From Harry Toulmin
Fort Stoddert, 14th March 1811
On monday last a report was brought to this place from Pensacola; that a fleet of 30 sail of British were off the Barancas, at the mouth of the bay. I felt extremely anxious to ascertain both the fact, and the sentiments with which such an event would be viewed by Govr. Folch: for altho’ it might prima facie, be presumed that it would be very grateful to him as a Spaniard, yet without a minute knowledge of the state of Spanish parties and his relation to them, it could not be concluded with certainty but that he might still prefer an occupation of the country by the American government.
Col. Cushing, however, reasoning upon general principles as to the policy of the British administration gave no credit to the account.
Today I have seen a person who left Pensacola a few days since. He says that it was generally believed at Pensacola that a British fleet was at the Barancas, and that they were coming up to take possession of the town and to prevent the Americans from taking possession of Mobile. He moreover saw a very considerable quantity of balls of all sizes, landed from on board two small vessels, with a number of boxes supposed to contain musketts, all of which had been, ⟨as w⟩as said, taken from on board the vessels at the mouth of the bay, which could not then come up. Considerable firing was heard from the same quarter. This evening we have heard the report of several large guns, apparently in or near the bay of Mobile. I mention these things, without having any clear opinion upon the subject: under the impression that facts may be within your own knowledge which will enable you to appreciate these accounts more accurately than we can do it.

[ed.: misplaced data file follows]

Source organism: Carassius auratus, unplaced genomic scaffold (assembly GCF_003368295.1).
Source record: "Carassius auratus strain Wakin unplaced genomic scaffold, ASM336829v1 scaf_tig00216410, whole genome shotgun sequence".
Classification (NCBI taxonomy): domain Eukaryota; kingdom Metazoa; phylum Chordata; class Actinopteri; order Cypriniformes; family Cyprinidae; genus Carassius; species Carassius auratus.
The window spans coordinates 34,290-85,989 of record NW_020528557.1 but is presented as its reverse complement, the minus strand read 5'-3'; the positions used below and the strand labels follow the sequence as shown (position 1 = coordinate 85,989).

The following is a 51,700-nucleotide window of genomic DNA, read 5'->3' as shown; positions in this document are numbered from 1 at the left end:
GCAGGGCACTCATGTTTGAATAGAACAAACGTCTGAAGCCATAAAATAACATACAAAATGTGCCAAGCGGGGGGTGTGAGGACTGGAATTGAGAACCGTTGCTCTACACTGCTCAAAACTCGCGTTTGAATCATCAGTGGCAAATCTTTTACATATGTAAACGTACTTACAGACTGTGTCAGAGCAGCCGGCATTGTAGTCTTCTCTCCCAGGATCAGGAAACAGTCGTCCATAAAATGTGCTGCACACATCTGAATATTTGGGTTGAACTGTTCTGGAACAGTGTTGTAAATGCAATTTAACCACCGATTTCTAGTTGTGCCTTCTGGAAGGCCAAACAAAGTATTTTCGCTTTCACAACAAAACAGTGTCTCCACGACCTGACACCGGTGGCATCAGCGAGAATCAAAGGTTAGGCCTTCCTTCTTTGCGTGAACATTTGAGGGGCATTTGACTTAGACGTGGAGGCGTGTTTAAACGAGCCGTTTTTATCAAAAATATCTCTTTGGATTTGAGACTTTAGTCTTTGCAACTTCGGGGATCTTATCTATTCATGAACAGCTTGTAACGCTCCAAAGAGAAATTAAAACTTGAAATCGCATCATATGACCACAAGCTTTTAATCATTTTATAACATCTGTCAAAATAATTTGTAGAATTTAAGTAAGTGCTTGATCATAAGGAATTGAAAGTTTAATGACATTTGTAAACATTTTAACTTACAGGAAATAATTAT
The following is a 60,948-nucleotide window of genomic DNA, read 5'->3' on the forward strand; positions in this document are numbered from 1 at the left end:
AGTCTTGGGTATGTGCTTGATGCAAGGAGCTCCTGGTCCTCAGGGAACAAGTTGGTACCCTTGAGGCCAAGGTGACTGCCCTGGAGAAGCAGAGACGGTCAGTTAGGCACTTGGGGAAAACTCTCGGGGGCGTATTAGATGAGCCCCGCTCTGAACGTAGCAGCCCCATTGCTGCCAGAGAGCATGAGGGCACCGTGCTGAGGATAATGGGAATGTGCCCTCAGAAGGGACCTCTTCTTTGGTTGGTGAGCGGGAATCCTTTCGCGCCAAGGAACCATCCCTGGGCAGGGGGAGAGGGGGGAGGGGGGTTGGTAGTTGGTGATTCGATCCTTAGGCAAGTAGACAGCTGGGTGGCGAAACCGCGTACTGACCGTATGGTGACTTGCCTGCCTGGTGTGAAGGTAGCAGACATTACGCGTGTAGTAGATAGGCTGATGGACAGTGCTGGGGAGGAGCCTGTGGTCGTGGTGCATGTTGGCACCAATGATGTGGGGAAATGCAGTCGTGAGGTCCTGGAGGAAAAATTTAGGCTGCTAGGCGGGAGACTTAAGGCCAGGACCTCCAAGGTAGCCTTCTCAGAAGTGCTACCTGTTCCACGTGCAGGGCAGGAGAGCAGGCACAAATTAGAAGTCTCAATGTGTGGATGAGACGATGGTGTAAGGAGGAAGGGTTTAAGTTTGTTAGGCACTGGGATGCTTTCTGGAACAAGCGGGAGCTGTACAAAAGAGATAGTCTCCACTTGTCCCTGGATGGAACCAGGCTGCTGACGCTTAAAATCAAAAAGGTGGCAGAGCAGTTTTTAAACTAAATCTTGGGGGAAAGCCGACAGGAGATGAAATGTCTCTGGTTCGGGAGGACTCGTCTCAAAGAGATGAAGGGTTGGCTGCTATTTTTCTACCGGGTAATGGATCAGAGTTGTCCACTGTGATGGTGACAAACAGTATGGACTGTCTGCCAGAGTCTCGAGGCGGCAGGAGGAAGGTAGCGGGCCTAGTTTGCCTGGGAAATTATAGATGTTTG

Capn. Gaines went yesterday to Mobile, in consequence of an application from Governor Claiborne to Genl Hampton, “to continue at or near the mouth of Dog river” (now included in the Parish of Pascagola) “as long as any opposition to the laws shd be manifested”: but I suppose he will return, after having viewed the scite, as there are no people there, and the opposition which I suppose must have been alluded to, was on the Pascagola river 60 miles from that place. A predatory party it was said last week, was going thither from this county: but I have not heard that they have gone.
John Callier who had been on that river buying up land claims, it is rumoured, is taken prisoner, but by whom and on what account I cannot learn.
It is certain I believe that some other persons, connected with the conventional party had been taken by their opponents.
Col. Hawkins in a letter to me dated March 6th says “Col. M’Kee is at Fort Hawkins, & I expect he and Genl. Matthews will be soon your way.” I have the honour to be very respectfully, dear Sir, your faithful & most obedt servt
RC (PHi: Daniel Parker Papers). Damaged by removal of seal.